In 2016, research* was conducted by Melbourne Law School academics to provide insights into public views on bankruptcy and the prevalence of bankruptcy stigma in Australian. I’d like to delve further into the stigma another time, but for this piece I’m focusing on what causes people to declare bankruptcy. And it’s often not what you think.
According to many of the survey respondents, bankruptcy was associated with poor financial management, extravagance, and greed – and many associated it with the stereotypical figure of the dishonest, ‘high-flying’ businessman (e.g., the likes of the Late Alan Bond and Christopher Skase). The most significant reasons respondents felt people get into serious or unmanageable debt included lack of self-control (the primary cause), extravagance or greed, ‘advertising or easy access to credit’, and the rising cost of living.
From a bankruptcy trustee’s point of view, these were fascinating insights; however, many of the findings were way off the mark.
Firstly, if you slice and dice data from AFSA, the majority of those declaring bankruptcy aren’t failed corporate entrepreneurs, but rather they come from relatively modest socio-economic backgrounds. In AFSA’s August 2023 statistics on new personal insolvencies, those declaring bankruptcy came from sectors including construction; healthcare and social assistance; retail; transport, postal and warehousing sectors; and administrative and support services.
Furthermore, in the paper The Incidence and Causes of Personal Bankruptcy in Australia**, the authors analysed a large and unique dataset from AFSA (nearly 29,000 de-identified records of individual bankruptcies initiated between 2007 and 2016), finding that professionals experienced a relatively low incidence of personal bankruptcy, while those in traditional blue-collar occupations, such as machine operators and drivers, and labourers, experienced much higher incidence rates. “Across a typical working life of 40-45 years, around 10 per cent of all adults in these ‘blue collar’ categories might be expected to experience personal bankruptcy,” the report states.
Main reasons for bankruptcy
They come from all walks of life but often cite similar reasons as to why they’ve declared bankruptcy. The main reasons include:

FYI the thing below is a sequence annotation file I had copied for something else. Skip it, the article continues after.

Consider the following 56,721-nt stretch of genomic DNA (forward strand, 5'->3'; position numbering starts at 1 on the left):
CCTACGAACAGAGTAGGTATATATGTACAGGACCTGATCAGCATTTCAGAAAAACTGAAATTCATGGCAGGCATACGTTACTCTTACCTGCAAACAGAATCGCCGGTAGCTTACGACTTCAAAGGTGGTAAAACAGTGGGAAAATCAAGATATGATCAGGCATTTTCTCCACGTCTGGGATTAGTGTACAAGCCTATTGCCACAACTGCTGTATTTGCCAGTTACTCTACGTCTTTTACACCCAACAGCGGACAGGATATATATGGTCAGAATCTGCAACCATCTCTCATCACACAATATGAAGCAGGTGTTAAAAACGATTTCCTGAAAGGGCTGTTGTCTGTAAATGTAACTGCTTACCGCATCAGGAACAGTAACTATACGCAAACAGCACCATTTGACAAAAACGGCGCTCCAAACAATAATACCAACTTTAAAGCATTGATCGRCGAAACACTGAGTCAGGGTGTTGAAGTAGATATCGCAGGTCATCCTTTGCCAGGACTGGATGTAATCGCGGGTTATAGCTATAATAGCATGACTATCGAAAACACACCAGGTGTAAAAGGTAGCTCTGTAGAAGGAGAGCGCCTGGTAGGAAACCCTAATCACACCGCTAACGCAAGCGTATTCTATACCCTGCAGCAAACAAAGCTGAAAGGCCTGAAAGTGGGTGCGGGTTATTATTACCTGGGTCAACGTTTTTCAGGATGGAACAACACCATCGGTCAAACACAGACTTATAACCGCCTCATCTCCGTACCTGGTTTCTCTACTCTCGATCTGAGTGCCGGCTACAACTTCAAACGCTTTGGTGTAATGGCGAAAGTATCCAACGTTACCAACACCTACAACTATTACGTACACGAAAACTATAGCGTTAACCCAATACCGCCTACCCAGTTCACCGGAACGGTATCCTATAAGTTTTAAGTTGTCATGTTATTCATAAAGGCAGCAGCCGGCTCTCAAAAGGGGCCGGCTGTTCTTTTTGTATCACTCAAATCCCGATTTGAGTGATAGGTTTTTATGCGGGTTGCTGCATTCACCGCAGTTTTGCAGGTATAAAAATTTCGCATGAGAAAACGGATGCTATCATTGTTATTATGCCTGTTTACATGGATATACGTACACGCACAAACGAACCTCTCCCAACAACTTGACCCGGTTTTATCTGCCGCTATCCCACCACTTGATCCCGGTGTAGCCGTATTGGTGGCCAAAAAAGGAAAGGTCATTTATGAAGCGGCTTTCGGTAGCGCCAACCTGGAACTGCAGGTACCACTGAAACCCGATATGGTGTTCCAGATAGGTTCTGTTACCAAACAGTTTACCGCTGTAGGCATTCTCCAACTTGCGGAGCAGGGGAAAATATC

- Job loss
- Rising cost of living (certainly something that resonates today more than ever)
- Mortgage stress
- Overextended credit
- Legal action
And there are some other not so well known causes including:
- Family / relationship breakdowns
- Death in the family
- Signed guarantees (e.g., trade credit applications etc.)
- Excessive gambling
- Mental health issues
When applying for bankruptcy, AFSA requires individuals to complete a Statement of Affairs and to give a reason as to what they believe is the main cause of their insolvency. It provides a comprehensive list of non-business related causes in addition to business related causes (which only applies if you have personally operated a business). The answers certainly provide invaluable insights, and I personally this information could be helpful for financial advisers when interacting with their clients.
This calendar year to date, our firm’s bankruptcy trustees have handled over 30 bankruptcies and the main causes were personal guarantees (22%), adverse legal action (19%), and excessive borrowing (16%). Other reasons included injury/ill health, relationship breakdown, unemployment and fraud (claimed but not proven as yet). These statistics also provide a timely reminder to business owners about the risks of personal guarantees. It’s important to go in with your eyes open, because traditionally a large proportion of personal insolvencies may be a by-product of failed businesses.
In conclusion, it could be one reason or a combination of financial setbacks that drive an individual to file for bankruptcy, and it could be a poor decision or circumstances that are out of your control. Regardless, it’s important to seek help as soon as possible, to be able to get relief and start afresh.
Partner / Bankruptcy Trustee
*Misfortune or Misdeed: an Empirical Study of Public Attitudes Towards Personal Bankruptcy – Paul Ali, Lucinda O’Brien, Ian Ramsay
**The Incidence and Causes of Personal Bankruptcy in Australia – Paul Ali, Malcolm Anderson, Lucinda O’Brien and Ian Ramsay, Melbourne Law School